From the western end of the MCRT, there are a few ways to make the 4- to 5-mile connection between Wayland Center and Saxonville (the northern terminus of the Cochituate Rail Trail).

Your most straightforward option is to cross the Boston Post Road and cut through the parking lot of Russell’s Garden Center, then pick up the very quiet and scenic Pelham Island Road (which is very relaxed: you might see people walking in the roadway).

Pelham Island Road might as well be an extension of the MCRT – there's very little car traffic. You will pass by the entrance of the National Wildlife Refuge System with hiking options available.
Pelham Island Road might as well be an extension of the MCRT – there’s very little car traffic. You will pass by the entrance of the National Wildlife Refuge System with hiking options available.

Pass by a scenic lake and the entrance to a nature park, and eventually you’ll hit Landham Rd., which becomes Elm Street when you cross the line into Framingham. It’s a more traffic-heavy road, but a tolerable sidewalk is available.

It’s 2.3 miles from Pelham Island Road to Saxonville, where the Cochituate Rail Trail begins.

Connection by Trails:

If you want to get creative in making this connection, explore the rich trail network in the area. Check out the OpenStreetMap Cycle Map for the most detailed overview of your options. In particular, both the Weston and Hultman Aqueduct trails are worth checking out.

The Hultman Aqueduct.
The Hultman Aqueduct.
A meadow and power line on the Hultman Aqueduct trail
My favorite spot along Hultman Aqueduct, not too far from Saxonville center. You don’t actually ride the powerline trail pictured, but there is a very spacious intersection between these two trails that makes you feel a little wild.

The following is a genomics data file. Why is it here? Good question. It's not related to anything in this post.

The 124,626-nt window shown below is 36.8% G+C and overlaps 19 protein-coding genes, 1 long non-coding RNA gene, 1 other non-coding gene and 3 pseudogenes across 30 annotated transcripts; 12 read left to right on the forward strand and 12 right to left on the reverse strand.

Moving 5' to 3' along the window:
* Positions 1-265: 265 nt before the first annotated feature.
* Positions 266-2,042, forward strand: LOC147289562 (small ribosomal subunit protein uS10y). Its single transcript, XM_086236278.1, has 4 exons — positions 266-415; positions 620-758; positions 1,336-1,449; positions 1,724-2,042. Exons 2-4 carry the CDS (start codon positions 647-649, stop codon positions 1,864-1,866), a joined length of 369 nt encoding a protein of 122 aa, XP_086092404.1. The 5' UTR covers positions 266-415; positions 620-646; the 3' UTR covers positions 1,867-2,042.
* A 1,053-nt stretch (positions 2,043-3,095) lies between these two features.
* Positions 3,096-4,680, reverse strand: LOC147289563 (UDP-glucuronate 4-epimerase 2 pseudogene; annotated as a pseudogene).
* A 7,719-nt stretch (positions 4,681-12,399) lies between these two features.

A caveat: most of these trails are unpaved and unimproved, so you might want to bring a bike with thicker tires, and be ready to encounter mud if it’s rained recently.

Saxonville & the Cochituate Rail Trail

A dam on the Sudbury River in Saxonville.
A dam on the Sudbury River in Saxonville.

Saxonville doesn’t have too much going on, but it’s a good spot to pause. Check out the picturesque old mill and dam at the center of town, and grab lunch at Green Leaf, or coffee at Saxonville Mills Cafe.

From Saxonville, pick up the Cochituate Rail Trail on the east side of Elm Street on the other side of the Sudbury River.

Once you’re on the Cochituate Rail Trail, it’s smooth sailing into Natick. The Framingham section of this trail has been around for a while, but everything from Route 30 south opened this year.

The new Cochituate Rail Trail bridge over Route 9 in Natick.
The new Cochituate Rail Trail bridge over Route 9 in Natick.

Enjoy the bridges, which carry you over Route 30 and Route 9, the shoreline of Lake Cochituate, and the short Wonderbread Spur trail that leads to the Natick Mall.

Lake Cochituate in the fall, seen from the new Cochituate Rail Trail in Natick.
Lake Cochituate in the fall, seen from the new Cochituate Rail Trail in Natick.

In Natick Center, the last segment of trail is still under construction while the MBTA builds a brand-new station. Eventually, the town plans to have a direct trail-to-transit connection.

For now, it’s just a few blocks on relatively quiet streets into the town center, where you can catch a Worcester Line train back into South Station in Boston.

Downtown Natick. at the southern end of the Cochituate Rail Trail. Photo by Juliana Cherston.
Downtown Natick. at the southern end of the Cochituate Rail Trail. Photo by Juliana Cherston.

During the week, Juliana Cherston is a PhD student in science and engineering at the MIT Media Lab. She says that “A crucial aspect of my job is to cultivate comfort at the frontier of knowledge. An experiment might be stubborn for months on end, and it’s not clear whether there’s just a faulty cable somewhere or whether the entire premise is flawed. How can I practice joy, play, and wonder in these moments, even when deadlines and expectations are piled on top? Bike exploration is basically a physical arena to practice the same psychological process that I strive to nurture in the laboratory. Isolated on routes that sometimes defy modern maps, there is a freedom and playfulness that emerges in face of the unknown. It’s an intensity of sensory experience steeped in the cultivation of self trust, an antidote to anxiety whether in the lab or on the roads.” Read more of her explorations on Medium or on her personal website.